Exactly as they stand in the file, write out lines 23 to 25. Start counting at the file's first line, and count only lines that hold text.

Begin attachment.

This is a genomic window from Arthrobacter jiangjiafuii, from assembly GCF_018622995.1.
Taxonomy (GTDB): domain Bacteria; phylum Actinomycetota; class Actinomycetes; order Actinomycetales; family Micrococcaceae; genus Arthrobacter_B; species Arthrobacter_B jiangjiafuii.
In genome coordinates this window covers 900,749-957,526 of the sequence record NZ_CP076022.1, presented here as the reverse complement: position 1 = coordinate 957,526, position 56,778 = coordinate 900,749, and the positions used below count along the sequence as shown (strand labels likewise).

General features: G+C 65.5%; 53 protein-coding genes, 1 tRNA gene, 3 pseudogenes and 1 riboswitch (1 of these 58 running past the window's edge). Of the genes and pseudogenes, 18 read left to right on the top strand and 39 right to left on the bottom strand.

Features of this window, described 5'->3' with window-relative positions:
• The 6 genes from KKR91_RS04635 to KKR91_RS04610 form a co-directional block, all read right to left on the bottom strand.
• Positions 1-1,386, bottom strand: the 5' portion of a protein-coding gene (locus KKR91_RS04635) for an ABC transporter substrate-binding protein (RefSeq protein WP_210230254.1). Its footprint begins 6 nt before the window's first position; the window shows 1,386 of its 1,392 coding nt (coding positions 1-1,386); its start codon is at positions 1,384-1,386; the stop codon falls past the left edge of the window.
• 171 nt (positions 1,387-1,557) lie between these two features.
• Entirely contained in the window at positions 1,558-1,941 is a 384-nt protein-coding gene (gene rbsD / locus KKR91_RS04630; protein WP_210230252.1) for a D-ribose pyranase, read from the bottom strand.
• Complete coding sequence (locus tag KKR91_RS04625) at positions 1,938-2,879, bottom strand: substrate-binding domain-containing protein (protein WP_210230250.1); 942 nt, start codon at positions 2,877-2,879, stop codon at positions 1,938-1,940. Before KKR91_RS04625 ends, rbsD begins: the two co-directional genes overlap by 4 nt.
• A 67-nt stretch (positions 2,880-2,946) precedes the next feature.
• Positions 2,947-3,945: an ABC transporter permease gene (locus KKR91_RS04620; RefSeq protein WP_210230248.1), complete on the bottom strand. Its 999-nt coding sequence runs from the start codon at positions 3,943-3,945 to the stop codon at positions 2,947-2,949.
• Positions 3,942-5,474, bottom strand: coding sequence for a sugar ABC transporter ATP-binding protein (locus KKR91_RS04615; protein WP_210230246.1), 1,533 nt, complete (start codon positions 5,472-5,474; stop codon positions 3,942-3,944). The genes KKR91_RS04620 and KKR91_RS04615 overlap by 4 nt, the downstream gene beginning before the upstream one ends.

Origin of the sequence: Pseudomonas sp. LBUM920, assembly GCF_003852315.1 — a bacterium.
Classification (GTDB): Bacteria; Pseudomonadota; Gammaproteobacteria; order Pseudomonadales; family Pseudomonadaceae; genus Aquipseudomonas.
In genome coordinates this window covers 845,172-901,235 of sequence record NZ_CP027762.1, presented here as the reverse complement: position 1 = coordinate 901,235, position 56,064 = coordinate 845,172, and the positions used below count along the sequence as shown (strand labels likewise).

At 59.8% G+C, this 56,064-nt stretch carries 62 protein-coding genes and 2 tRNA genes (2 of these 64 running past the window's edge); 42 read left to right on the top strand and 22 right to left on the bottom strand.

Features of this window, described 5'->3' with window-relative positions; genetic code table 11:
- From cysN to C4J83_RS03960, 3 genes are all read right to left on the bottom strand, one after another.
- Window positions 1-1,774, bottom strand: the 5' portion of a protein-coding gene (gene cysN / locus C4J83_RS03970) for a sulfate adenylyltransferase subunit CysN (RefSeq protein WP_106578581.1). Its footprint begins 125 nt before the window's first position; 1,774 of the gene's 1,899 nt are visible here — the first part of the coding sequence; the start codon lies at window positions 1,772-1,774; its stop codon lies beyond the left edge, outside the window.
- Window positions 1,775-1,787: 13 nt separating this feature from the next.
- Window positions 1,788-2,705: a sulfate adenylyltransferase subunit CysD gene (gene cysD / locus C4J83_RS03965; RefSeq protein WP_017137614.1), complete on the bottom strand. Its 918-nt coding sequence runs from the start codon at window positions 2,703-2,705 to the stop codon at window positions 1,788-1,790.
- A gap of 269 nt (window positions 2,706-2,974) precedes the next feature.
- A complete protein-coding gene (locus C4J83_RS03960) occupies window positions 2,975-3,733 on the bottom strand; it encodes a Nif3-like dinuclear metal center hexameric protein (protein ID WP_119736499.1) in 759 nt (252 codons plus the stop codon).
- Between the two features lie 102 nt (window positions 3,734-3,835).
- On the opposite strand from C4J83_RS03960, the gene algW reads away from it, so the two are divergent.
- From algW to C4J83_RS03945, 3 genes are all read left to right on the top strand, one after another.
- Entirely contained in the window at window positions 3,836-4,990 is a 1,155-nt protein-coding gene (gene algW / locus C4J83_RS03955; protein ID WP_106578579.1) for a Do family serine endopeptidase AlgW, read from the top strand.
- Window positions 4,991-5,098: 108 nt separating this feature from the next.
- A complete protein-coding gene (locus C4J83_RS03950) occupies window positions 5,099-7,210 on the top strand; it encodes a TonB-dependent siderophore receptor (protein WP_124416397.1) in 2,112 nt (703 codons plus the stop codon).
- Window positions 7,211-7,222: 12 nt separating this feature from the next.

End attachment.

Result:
- A gap of 269 nt (window positions 2,706-2,974) precedes the next feature.
- A complete protein-coding gene (locus C4J83_RS03960) occupies window positions 2,975-3,733 on the bottom strand; it encodes a Nif3-like dinuclear metal center hexameric protein (protein ID WP_119736499.1) in 759 nt (252 codons plus the stop codon).
- Between the two features lie 102 nt (window positions 3,734-3,835).